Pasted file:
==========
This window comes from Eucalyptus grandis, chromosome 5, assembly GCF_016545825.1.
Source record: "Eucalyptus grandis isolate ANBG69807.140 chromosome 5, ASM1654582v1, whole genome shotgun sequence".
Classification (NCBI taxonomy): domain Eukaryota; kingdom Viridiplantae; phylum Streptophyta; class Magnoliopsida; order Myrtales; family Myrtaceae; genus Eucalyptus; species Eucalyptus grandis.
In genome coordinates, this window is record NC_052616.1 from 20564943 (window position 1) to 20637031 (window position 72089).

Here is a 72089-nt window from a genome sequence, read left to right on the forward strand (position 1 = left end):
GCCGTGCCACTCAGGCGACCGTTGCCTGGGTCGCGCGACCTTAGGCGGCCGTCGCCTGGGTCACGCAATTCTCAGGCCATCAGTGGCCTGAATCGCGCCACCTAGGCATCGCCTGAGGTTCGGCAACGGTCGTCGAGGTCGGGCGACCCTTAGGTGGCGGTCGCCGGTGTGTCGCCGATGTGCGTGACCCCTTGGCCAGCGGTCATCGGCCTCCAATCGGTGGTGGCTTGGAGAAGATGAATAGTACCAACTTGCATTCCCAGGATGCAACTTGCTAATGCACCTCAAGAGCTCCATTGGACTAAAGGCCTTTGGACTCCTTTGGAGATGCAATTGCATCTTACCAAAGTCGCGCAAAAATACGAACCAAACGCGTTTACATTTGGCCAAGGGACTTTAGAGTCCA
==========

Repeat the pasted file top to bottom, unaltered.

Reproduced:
This window comes from Eucalyptus grandis, chromosome 5, assembly GCF_016545825.1.
Source record: "Eucalyptus grandis isolate ANBG69807.140 chromosome 5, ASM1654582v1, whole genome shotgun sequence".
Classification (NCBI taxonomy): domain Eukaryota; kingdom Viridiplantae; phylum Streptophyta; class Magnoliopsida; order Myrtales; family Myrtaceae; genus Eucalyptus; species Eucalyptus grandis.
In genome coordinates, this window is record NC_052616.1 from 20564943 (window position 1) to 20637031 (window position 72089).

Here is a 72089-nt window from a genome sequence, read left to right on the forward strand (position 1 = left end):
GCCGTGCCACTCAGGCGACCGTTGCCTGGGTCGCGCGACCTTAGGCGGCCGTCGCCTGGGTCACGCAATTCTCAGGCCATCAGTGGCCTGAATCGCGCCACCTAGGCATCGCCTGAGGTTCGGCAACGGTCGTCGAGGTCGGGCGACCCTTAGGTGGCGGTCGCCGGTGTGTCGCCGATGTGCGTGACCCCTTGGCCAGCGGTCATCGGCCTCCAATCGGTGGTGGCTTGGAGAAGATGAATAGTACCAACTTGCATTCCCAGGATGCAACTTGCTAATGCACCTCAAGAGCTCCATTGGACTAAAGGCCTTTGGACTCCTTTGGAGATGCAATTGCATCTTACCAAAGTCGCGCAAAAATACGAACCAAACGCGTTTACATTTGGCCAAGGGACTTTAGAGTCCA